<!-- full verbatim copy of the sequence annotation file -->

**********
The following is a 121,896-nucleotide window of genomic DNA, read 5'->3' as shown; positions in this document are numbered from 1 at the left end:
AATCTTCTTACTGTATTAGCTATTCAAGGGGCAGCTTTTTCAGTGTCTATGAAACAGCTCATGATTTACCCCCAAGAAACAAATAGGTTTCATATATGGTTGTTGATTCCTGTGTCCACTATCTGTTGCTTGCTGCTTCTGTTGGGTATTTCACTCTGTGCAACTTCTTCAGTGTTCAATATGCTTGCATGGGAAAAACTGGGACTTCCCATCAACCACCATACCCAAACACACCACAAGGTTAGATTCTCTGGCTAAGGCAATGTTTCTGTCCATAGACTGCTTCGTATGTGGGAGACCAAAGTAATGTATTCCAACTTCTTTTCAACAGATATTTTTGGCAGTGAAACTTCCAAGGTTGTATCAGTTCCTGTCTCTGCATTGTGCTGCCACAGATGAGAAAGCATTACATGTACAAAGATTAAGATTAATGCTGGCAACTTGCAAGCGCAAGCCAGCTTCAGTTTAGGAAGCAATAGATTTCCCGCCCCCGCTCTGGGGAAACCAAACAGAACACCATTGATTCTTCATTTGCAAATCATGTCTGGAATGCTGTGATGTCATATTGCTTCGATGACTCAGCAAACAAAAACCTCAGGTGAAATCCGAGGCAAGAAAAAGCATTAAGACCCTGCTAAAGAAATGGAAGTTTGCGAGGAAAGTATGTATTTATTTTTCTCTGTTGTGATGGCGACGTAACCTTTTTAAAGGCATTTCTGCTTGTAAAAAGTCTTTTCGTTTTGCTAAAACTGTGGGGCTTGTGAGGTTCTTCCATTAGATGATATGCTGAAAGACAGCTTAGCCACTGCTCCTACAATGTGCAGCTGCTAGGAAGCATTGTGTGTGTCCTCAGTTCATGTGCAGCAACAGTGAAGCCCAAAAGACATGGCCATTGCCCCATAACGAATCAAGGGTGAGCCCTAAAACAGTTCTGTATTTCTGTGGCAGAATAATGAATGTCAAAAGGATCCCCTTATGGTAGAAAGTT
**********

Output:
The following is a 121,896-nucleotide window of genomic DNA, read 5'->3' as shown; positions in this document are numbered from 1 at the left end:
AATCTTCTTACTGTATTAGCTATTCAAGGGGCAGCTTTTTCAGTGTCTATGAAACAGCTCATGATTTACCCCCAAGAAACAAATAGGTTTCATATATGGTTGTTGATTCCTGTGTCCACTATCTGTTGCTTGCTGCTTCTGTTGGGTATTTCACTCTGTGCAACTTCTTCAGTGTTCAATATGCTTGCATGGGAAAAACTGGGACTTCCCATCAACCACCATACCCAAACACACCACAAGGTTAGATTCTCTGGCTAAGGCAATGTTTCTGTCCATAGACTGCTTCGTATGTGGGAGACCAAAGTAATGTATTCCAACTTCTTTTCAACAGATATTTTTGGCAGTGAAACTTCCAAGGTTGTATCAGTTCCTGTCTCTGCATTGTGCTGCCACAGATGAGAAAGCATTACATGTACAAAGATTAAGATTAATGCTGGCAACTTGCAAGCGCAAGCCAGCTTCAGTTTAGGAAGCAATAGATTTCCCGCCCCCGCTCTGGGGAAACCAAACAGAACACCATTGATTCTTCATTTGCAAATCATGTCTGGAATGCTGTGATGTCATATTGCTTCGATGACTCAGCAAACAAAAACCTCAGGTGAAATCCGAGGCAAGAAAAAGCATTAAGACCCTGCTAAAGAAATGGAAGTTTGCGAGGAAAGTATGTATTTATTTTTCTCTGTTGTGATGGCGACGTAACCTTTTTAAAGGCATTTCTGCTTGTAAAAAGTCTTTTCGTTTTGCTAAAACTGTGGGGCTTGTGAGGTTCTTCCATTAGATGATATGCTGAAAGACAGCTTAGCCACTGCTCCTACAATGTGCAGCTGCTAGGAAGCATTGTGTGTGTCCTCAGTTCATGTGCAGCAACAGTGAAGCCCAAAAGACATGGCCATTGCCCCATAACGAATCAAGGGTGAGCCCTAAAACAGTTCTGTATTTCTGTGGCAGAATAATGAATGTCAAAAGGATCCCCTTATGGTAGAAAGTT